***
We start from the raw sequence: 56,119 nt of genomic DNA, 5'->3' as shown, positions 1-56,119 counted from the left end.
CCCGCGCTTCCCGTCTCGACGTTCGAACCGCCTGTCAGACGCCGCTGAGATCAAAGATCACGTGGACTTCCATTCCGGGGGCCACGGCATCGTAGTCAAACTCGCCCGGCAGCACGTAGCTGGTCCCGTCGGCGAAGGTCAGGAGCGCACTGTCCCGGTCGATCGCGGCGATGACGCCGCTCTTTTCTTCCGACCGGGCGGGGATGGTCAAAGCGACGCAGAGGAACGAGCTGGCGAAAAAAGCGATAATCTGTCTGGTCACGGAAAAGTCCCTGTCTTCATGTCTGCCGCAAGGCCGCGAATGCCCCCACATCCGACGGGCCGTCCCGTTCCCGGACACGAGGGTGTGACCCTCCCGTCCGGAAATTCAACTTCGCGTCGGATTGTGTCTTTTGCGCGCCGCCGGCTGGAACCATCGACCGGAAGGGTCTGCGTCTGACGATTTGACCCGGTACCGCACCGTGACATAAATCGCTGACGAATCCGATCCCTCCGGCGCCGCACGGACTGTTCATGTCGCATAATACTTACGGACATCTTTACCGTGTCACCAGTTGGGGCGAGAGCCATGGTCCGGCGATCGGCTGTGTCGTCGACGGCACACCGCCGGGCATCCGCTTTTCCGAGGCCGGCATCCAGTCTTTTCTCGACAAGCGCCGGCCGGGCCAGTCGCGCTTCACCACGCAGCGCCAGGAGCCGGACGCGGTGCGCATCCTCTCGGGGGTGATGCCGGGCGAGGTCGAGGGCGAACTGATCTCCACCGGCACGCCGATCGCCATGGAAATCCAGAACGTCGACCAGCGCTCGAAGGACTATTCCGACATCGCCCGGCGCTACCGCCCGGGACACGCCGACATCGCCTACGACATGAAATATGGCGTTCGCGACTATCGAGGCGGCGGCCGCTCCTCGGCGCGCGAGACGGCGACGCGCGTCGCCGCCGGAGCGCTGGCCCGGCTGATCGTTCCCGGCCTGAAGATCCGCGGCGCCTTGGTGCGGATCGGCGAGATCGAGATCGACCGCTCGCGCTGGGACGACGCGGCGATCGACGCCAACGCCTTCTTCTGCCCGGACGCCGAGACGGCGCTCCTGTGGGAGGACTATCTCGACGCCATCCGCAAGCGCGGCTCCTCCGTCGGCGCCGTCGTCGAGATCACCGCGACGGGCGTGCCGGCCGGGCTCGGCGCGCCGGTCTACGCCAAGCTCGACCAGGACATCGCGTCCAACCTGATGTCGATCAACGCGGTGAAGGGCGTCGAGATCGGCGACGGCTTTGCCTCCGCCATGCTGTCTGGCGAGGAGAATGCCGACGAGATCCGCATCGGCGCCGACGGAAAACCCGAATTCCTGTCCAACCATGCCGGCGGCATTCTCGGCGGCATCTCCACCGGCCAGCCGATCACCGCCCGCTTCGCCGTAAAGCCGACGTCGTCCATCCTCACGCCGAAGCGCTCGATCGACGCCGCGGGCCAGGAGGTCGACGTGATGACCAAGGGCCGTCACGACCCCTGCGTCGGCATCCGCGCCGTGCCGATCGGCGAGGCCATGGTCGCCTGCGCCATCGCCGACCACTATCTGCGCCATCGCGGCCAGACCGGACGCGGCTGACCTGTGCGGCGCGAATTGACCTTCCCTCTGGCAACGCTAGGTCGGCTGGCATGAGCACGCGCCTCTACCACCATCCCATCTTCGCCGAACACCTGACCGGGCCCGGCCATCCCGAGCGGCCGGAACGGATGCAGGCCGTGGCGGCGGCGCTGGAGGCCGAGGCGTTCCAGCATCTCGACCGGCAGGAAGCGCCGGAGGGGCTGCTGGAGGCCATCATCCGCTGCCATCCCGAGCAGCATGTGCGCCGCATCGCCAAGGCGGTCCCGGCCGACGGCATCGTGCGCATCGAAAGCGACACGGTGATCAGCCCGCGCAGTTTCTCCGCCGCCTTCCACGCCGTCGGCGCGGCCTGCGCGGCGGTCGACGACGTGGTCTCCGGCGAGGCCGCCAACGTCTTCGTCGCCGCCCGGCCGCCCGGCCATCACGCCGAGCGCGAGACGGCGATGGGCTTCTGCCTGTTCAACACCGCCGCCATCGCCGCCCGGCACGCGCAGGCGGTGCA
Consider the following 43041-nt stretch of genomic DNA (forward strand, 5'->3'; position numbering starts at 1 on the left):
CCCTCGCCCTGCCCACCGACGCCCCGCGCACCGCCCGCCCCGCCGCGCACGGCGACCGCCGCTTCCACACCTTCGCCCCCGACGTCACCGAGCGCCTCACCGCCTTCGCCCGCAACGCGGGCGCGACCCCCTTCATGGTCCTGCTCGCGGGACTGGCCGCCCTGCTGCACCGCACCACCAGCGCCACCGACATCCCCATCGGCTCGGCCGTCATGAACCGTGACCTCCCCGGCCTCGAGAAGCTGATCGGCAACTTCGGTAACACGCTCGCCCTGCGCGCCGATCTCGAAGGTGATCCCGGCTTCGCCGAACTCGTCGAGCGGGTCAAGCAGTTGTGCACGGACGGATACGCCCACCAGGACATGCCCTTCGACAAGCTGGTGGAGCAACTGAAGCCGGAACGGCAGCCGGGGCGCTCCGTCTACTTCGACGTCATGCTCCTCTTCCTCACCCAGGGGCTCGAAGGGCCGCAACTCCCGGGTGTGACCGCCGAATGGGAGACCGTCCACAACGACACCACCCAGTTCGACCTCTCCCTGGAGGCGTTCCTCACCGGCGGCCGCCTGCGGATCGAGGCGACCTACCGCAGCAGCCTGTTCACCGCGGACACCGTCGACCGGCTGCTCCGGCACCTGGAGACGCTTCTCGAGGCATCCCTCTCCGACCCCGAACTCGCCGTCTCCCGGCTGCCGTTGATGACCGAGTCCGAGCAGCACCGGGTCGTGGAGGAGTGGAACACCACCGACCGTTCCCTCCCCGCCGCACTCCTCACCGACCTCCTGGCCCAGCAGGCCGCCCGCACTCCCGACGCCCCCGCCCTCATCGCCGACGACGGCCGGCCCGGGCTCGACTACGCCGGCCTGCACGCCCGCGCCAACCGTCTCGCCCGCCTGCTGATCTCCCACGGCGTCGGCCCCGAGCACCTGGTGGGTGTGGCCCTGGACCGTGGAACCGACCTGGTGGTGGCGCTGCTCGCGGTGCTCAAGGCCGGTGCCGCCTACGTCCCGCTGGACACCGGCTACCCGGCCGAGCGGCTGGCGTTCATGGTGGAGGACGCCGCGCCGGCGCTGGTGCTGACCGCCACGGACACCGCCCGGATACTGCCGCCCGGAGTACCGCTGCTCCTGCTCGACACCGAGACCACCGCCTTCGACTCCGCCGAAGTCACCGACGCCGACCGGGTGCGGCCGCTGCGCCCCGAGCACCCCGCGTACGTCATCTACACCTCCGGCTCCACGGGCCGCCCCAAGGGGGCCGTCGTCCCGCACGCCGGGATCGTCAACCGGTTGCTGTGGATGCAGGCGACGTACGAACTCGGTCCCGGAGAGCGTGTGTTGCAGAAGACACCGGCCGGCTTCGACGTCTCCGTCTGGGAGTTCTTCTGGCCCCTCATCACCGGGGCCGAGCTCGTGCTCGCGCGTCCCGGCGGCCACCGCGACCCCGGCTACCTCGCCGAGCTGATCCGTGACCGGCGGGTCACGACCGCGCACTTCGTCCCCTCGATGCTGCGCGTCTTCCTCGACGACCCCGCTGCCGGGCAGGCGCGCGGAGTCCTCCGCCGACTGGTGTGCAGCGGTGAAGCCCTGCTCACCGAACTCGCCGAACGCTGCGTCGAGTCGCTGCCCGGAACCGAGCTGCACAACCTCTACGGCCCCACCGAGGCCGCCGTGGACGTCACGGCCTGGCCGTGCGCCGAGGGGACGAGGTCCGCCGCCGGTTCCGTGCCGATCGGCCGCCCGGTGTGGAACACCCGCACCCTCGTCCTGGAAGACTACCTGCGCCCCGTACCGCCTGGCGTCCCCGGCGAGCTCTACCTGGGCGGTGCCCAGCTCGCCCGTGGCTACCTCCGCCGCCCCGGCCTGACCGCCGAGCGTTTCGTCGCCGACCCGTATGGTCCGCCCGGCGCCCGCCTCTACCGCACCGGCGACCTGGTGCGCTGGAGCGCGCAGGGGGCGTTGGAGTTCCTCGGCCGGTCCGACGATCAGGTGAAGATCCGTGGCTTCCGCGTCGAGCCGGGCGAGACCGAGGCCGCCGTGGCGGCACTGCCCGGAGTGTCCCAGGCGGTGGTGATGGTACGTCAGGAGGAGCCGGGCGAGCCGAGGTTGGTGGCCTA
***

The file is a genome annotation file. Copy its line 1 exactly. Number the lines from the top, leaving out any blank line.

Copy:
We start from the raw sequence: 56,119 nt of genomic DNA, 5'->3' as shown, positions 1-56,119 counted from the left end.